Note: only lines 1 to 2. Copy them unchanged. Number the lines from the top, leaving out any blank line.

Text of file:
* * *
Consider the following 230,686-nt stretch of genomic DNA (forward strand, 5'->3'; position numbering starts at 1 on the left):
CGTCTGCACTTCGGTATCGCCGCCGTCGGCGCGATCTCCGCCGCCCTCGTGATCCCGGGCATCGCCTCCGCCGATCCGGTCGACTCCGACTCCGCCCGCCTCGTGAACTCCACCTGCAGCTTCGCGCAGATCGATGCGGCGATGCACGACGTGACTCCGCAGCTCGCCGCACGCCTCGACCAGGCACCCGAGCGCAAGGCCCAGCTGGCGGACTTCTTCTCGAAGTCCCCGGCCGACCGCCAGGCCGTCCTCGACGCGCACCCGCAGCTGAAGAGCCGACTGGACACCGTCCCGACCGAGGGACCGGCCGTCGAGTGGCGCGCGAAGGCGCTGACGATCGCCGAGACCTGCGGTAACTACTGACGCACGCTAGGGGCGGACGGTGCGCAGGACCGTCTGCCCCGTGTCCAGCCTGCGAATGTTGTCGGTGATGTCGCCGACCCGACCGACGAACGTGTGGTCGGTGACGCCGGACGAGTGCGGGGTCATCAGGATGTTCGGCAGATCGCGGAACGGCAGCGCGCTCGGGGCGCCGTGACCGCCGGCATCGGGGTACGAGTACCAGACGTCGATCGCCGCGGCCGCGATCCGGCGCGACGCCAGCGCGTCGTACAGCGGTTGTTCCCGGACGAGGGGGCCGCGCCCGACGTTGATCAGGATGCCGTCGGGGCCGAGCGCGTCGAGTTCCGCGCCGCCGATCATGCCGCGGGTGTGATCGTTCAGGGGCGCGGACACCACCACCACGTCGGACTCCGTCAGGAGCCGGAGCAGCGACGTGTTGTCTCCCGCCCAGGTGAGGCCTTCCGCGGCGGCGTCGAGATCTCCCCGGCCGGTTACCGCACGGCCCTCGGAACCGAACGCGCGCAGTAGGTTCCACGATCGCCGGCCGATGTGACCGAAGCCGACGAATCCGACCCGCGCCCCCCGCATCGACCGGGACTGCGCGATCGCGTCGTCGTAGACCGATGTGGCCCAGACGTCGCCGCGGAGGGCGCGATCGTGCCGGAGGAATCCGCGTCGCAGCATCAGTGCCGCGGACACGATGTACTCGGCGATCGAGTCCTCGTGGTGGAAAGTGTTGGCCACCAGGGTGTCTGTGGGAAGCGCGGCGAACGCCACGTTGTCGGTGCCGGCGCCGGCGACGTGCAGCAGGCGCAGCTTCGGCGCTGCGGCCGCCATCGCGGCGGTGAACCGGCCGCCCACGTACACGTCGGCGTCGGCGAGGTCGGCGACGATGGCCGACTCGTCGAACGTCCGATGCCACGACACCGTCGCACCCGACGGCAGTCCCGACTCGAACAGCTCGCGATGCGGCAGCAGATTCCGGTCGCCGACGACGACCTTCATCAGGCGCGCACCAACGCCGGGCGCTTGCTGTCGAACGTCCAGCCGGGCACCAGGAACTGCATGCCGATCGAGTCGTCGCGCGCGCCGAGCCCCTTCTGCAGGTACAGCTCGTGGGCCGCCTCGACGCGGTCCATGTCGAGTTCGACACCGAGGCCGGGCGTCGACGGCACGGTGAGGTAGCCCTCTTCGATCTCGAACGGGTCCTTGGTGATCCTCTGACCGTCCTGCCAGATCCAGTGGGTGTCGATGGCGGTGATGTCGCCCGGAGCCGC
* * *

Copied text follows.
Consider the following 230,686-nt stretch of genomic DNA (forward strand, 5'->3'; position numbering starts at 1 on the left):
CGTCTGCACTTCGGTATCGCCGCCGTCGGCGCGATCTCCGCCGCCCTCGTGATCCCGGGCATCGCCTCCGCCGATCCGGTCGACTCCGACTCCGCCCGCCTCGTGAACTCCACCTGCAGCTTCGCGCAGATCGATGCGGCGATGCACGACGTGACTCCGCAGCTCGCCGCACGCCTCGACCAGGCACCCGAGCGCAAGGCCCAGCTGGCGGACTTCTTCTCGAAGTCCCCGGCCGACCGCCAGGCCGTCCTCGACGCGCACCCGCAGCTGAAGAGCCGACTGGACACCGTCCCGACCGAGGGACCGGCCGTCGAGTGGCGCGCGAAGGCGCTGACGATCGCCGAGACCTGCGGTAACTACTGACGCACGCTAGGGGCGGACGGTGCGCAGGACCGTCTGCCCCGTGTCCAGCCTGCGAATGTTGTCGGTGATGTCGCCGACCCGACCGACGAACGTGTGGTCGGTGACGCCGGACGAGTGCGGGGTCATCAGGATGTTCGGCAGATCGCGGAACGGCAGCGCGCTCGGGGCGCCGTGACCGCCGGCATCGGGGTACGAGTACCAGACGTCGATCGCCGCGGCCGCGATCCGGCGCGACGCCAGCGCGTCGTACAGCGGTTGTTCCCGGACGAGGGGGCCGCGCCCGACGTTGATCAGGATGCCGTCGGGGCCGAGCGCGTCGAGTTCCGCGCCGCCGATCATGCCGCGGGTGTGATCGTTCAGGGGCGCGGACACCACCACCACGTCGGACTCCGTCAGGAGCCGGAGCAGCGACGTGTTGTCTCCCGCCCAGGTGAGGCCTTCCGCGGCGGCGTCGAGATCTCCCCGGCCGGTTACCGCACGGCCCTCGGAACCGAACGCGCGCAGTAGGTTCCACGATCGCCGGCCGATGTGACCGAAGCCGACGAATCCGACCCGCGCCCCCCGCATCGACCGGGACTGCGCGATCGCGTCGTCGTAGACCGATGTGGCCCAGACGTCGCCGCGGAGGGCGCGATCGTGCCGGAGGAATCCGCGTCGCAGCATCAGTGCCGCGGACACGATGTACTCGGCGATCGAGTCCTCGTGGTGGAAAGTGTTGGCCACCAGGGTGTCTGTGGGAAGCGCGGCGAACGCCACGTTGTCGGTGCCGGCGCCGGCGACGTGCAGCAGGCGCAGCTTCGGCGCTGCGGCCGCCATCGCGGCGGTGAACCGGCCGCCCACGTACACGTCGGCGTCGGCGAGGTCGGCGACGATGGCCGACTCGTCGAACGTCCGATGCCACGACACCGTCGCACCCGACGGCAGTCCCGACTCGAACAGCTCGCGATGCGGCAGCAGATTCCGGTCGCCGACGACGACCTTCATCAGGCGCGCACCAACGCCGGGCGCTTGCTGTCGAACGTCCAGCCGGGCACCAGGAACTGCATGCCGATCGAGTCGTCGCGCGCGCCGAGCCCCTTCTGCAGGTACAGCTCGTGGGCCGCCTCGACGCGGTCCATGTCGAGTTCGACACCGAGGCCGGGCGTCGACGGCACGGTGAGGTAGCCCTCTTCGATCTCGAACGGGTCCTTGGTGATCCTCTGACCGTCCTGCCAGATCCAGTGGGTGTCGATGGCGGTGATGTCGCCCGGAGCCGC